The turf writing profession has been nearly neutered over the past five years as newspapers slash their turf writing staffs and industry publications continue to lay off writers and editors. We feel blessed in this time of great reduction in the Thoroughbred industry to have been able to carve out a niche on the web that allows the racing world to continue to enjoy fresh, independent journalism. But while the Paulick Report may be a bright spot, there are many shadows and extremely talented journalists who have been left on the sidelines fighting for work.
That's why we were excited to hear about a project being headed by Jessica Chapel (Railbird, Raceday 360, Breeders' Cup 360) and former Washington Post turf writer John Scheinman, who are teaming up together with some other enterprising writers and videographers to develop Kentucky Confidential. This new look at bringing new media to the racing industry is something we must all support and could very likely become the future of journalism on the web.
Kentucky Confidential is what you might call a boutique news endeavor. It aims to only exist two weeks out of the year and will be chock full of coverage that's all things and only things Kentucky Derby. The intention of Kentucky Confidential is to provide the essence of the Derby, not necessarily the hard-hitting news of the world's most famous horserace.
“The liberating thing about doing this site,” said Scheinman, “is that I feel no compelling reason to beat anyone for news. I just want to entertain and tell stories.” And entertain they will. He and Chapel have put together a staff of writers that would make anyone's up-and-coming list, the next generation of turf writers trying to take the profession into the 21st century. With contributors like Pete Denk, Brendan O'Meara and Claire Novak, Scott Serio as the staff photographer and documentarian Jeff Krulik, Kentucky Confidential could very likely bring us a new bent on an event already so well covered.
According to the initial press release, they will be featuring “true (and not-necessarily true) stories from the backstretch through their ghostwriter “Blinkers Off” and tall tales and little-known historical marvels from the Derby's rich past. Want a little kink in your Kentucky? Then you'll be satisfied with an array of kinky stats and contrarian handicapping. More of a purveyor of the Derby nightlife? Then the Bourbon Underground may end up being your favorite section of the site to sip on. And with a documentarian on staff, look forward to innovative, guerilla video from these folks.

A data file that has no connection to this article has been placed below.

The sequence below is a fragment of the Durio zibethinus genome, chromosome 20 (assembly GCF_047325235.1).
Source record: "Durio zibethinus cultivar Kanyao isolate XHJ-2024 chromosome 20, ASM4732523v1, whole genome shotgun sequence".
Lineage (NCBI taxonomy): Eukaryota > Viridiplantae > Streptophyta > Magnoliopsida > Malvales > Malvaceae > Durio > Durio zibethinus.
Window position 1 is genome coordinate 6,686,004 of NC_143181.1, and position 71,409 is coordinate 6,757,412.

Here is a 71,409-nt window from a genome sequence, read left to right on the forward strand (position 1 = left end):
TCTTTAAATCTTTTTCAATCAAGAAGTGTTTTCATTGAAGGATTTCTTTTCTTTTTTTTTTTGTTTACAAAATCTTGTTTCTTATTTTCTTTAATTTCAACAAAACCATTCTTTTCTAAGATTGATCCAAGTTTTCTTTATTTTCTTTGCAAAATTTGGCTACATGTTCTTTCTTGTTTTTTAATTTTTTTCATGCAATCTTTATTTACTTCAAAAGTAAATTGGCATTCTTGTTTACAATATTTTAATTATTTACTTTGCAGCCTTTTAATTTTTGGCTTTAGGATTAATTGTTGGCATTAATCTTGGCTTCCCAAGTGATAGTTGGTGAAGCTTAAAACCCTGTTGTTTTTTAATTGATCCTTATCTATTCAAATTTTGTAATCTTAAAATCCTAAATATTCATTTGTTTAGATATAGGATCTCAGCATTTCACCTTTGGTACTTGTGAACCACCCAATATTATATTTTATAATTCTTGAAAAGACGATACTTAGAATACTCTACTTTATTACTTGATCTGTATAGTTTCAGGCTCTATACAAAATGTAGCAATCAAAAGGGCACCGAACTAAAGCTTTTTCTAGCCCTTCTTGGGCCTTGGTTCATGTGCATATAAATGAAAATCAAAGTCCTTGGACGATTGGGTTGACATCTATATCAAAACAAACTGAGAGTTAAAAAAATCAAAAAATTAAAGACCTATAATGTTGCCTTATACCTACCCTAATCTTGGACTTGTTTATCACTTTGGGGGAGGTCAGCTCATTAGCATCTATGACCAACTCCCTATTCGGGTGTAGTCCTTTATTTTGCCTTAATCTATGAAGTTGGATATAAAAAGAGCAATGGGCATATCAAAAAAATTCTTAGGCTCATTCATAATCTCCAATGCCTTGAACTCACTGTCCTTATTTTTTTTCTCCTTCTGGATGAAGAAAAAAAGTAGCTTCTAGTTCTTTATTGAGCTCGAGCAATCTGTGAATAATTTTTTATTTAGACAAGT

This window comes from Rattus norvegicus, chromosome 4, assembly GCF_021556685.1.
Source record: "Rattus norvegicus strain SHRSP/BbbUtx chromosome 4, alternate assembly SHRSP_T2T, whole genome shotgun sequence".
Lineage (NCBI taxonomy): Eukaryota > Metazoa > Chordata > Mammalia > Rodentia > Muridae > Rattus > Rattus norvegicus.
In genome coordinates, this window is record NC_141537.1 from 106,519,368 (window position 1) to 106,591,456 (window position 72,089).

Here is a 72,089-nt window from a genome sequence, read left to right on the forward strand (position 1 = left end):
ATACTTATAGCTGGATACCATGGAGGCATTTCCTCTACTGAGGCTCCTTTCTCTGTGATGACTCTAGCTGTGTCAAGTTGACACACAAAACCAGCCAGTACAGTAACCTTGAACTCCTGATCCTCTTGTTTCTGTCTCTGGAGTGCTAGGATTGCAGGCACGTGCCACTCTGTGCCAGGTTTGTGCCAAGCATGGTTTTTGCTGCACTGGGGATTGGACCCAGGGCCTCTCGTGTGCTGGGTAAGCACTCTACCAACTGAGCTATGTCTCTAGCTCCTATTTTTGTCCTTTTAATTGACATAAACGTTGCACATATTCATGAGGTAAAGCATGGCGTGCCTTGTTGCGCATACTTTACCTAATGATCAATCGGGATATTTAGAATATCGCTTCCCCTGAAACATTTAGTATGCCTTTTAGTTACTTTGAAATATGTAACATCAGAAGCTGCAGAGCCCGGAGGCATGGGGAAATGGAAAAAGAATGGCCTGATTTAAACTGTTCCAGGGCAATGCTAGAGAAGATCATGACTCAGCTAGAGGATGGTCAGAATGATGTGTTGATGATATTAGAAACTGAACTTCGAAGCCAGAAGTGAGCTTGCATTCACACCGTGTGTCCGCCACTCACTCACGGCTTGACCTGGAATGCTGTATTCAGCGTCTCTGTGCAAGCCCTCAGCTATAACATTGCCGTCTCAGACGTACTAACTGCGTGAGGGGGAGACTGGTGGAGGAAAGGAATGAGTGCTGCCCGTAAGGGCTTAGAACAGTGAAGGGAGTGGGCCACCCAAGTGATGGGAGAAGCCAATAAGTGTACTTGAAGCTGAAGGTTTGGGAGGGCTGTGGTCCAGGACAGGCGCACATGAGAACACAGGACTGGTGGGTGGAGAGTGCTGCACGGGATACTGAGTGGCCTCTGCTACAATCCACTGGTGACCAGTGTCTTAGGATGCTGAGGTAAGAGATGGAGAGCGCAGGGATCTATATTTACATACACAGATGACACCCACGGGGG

So how did Kentucky Confidential come to be? The idea actually began while Chapel and Scheinman worked on Breeders' Cup 360, a site that Chapel created and which drew over 125,000 unique visitors last year. They enjoyed working together and started discussing how they could do so in the future. Chapel pitched the idea of a site sort of like BC 360 but with a Derby focus. “When she pitched it to me, I was right there,” said Scheinman.
To fund the site, Chapel and Schieneman are going several routes. First, they were able to secure a sponsorship with their old friends at the Breeders' Cup. But other advertiser support has been slow going so far. “Advertisers are skittish about supporting something new,” said Chapel, “but especially when you only are doing it for a couple weeks.”
They are also using a relatively new approach to fundraising called “crowd raising.” The idea here is to create content that people are willing to support with their pocketbooks…before the content is created. Through a site called Kickstarter, anyone can go online and pledge a particular dollar amount. Once the money is completely raised, all will be charged for their pledge. But if there's not enough support (in this case, they are looking to raise $13,000 online), the project won't go through. But don't get this confused with a subscription-based service. Once the money is raised, the site will be free to the public.
Chapel is a huge supporter of the principles behind Kickstarter. “You want to do a journalism project or publish a book? You get to go to your potential audience and see if they like it,” she said. It's a very direct democratization of content that is uniquely possible during the web age, but Chapel believes this is more the future than a blip on the radar. “We're kind of the first ones to do this. In the next couple of years, it will be common for racing publications to go directly to their audience like this.”
More than anything, it's refreshing to see those so passionate about our industry willing to find innovative ways to accomplish their career goals. They are not taking the easy road by using the challenging circumstances we all face to complain about the lack of opportunity. They are creating their future in the industry on their own terms and challenging the marketplace to step up.
“There's such a paradigm shift that we don't know the end result or where it's leading,” said Scheinman. “But the opportunity is there to create something new…People who think race writing is a dying art, this is your opportunity to support it.”
The Paulick Report has stepped up with a $100 pledge on top of the money already being donated by Three Chimneys and our anonymous donor. We challenge you to do the same.
Thanks to the generosity of Three Chimneys Farm, the sponsor of Good News Friday, a donation of $100 will be sent in support of Kentucky Confidential. Three Chimneys will be donating that amount each and every week we bring you a story of people or organizations making a positive difference in our world.
Another $100 is being donated to these organizations each week by a Paulick Report reader who wishes to remain anonymous but who encourages all of our readers to open their hearts and pocketbooks for this good cause.
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